H.R. 4317 ('State, Tribal, and Local Species Transparency Act') directs that all data submitted by a state, tribal, or county government be deemed the 'best scientific and commercial data available.' Thus H.R. 4317 directs federal wildlife agencies to utilize state, tribal, and county provided data even if such data is not developed by scientists or of very poor quality. The 'best scientific and commercial data available' already includes all state, tribal and county data, so long as it actually constitutes the best science available. H.R. 4317 also amends Section 6 of the ESA to direct federal wildlife agencies to provide all data used in listing decisions to states prior to making ESA listing decisions. This requirement is duplicative and unnecessary. Section 4 already requires the Secretaries of Interior and Commerce to give actual notice of any proposed listing determination to any affected state. Moreover, the federal wildlife agencies already work extensively with the states under Section 6 of the Act, which requires that the agencies 'cooperate to the maximum extent practicable with the States.' H.R. 4317 does nothing to improve the science used in ESA decisions. To the contrary, this bill would mandate the use of deficient and less sound scientific information.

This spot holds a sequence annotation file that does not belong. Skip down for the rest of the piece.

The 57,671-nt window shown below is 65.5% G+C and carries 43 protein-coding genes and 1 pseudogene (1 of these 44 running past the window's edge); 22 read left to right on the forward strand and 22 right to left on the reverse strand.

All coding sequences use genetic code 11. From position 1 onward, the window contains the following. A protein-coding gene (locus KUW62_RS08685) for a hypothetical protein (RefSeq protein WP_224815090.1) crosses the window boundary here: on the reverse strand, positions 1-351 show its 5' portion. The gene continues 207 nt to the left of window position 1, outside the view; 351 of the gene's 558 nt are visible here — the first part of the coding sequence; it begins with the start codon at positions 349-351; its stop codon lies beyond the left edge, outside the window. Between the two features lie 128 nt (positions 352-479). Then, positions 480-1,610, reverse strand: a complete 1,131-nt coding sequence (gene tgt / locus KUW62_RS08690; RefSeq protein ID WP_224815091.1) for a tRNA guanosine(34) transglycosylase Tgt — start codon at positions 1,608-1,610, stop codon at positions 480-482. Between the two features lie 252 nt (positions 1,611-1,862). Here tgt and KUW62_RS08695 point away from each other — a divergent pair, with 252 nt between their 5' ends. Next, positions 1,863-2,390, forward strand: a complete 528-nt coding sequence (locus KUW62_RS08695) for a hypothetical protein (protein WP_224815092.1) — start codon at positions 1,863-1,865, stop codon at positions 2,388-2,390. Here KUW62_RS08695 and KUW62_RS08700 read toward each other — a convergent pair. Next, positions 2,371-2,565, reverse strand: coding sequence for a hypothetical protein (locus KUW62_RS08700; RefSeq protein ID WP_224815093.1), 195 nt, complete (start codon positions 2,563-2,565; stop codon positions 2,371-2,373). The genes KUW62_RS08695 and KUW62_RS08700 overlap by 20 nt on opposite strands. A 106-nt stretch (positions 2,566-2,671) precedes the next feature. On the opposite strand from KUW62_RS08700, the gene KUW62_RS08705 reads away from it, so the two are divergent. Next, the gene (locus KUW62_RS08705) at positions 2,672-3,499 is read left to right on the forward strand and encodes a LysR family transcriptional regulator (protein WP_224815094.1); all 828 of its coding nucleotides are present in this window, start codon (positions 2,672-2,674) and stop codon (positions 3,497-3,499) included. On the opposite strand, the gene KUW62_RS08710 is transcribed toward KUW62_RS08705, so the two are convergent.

H.R. 4318 ('Endangered Species Litigation Reasonableness Act') seeks to dissuade citizens from enforcing the Endangered Species Act by restricting their ability to recover litigation costs when they prevail in court. Under H.R. 4318, a prevailing citizen's request for reimbursement under the Endangered Species Act would be subject to the restrictions of the Equal Access to Justice Act (EAJA). EAJA affords a vital means of court access for citizens from across the political spectrum. EAJA's fee cap, however, can make it difficult for citizens to retain counsel. The cap on fees included in EAJA often falls well below market rates for attorneys. Further, H.R. 4318 would deny federal courts their existing authority under the ESA to ensure that any award of costs in ESA litigation is both 'appropriate' and 'reasonable' (Section 11). H.R. 4318 unnecessarily disrupts this judicial oversight and discretion. In subjecting ESA cases to EAJA's below-market cap on reimbursement, H.R. 4318 would make it more difficult for citizens from across the political spectrum to obtain counsel and challenge illegal government actions.
Please protect the Endangered Species Act, our nation's safety net for imperiled species, by opposing all of these harmful bills H.R. 4315, H.R. 4316, H.R. 4317 and H.R. 4318.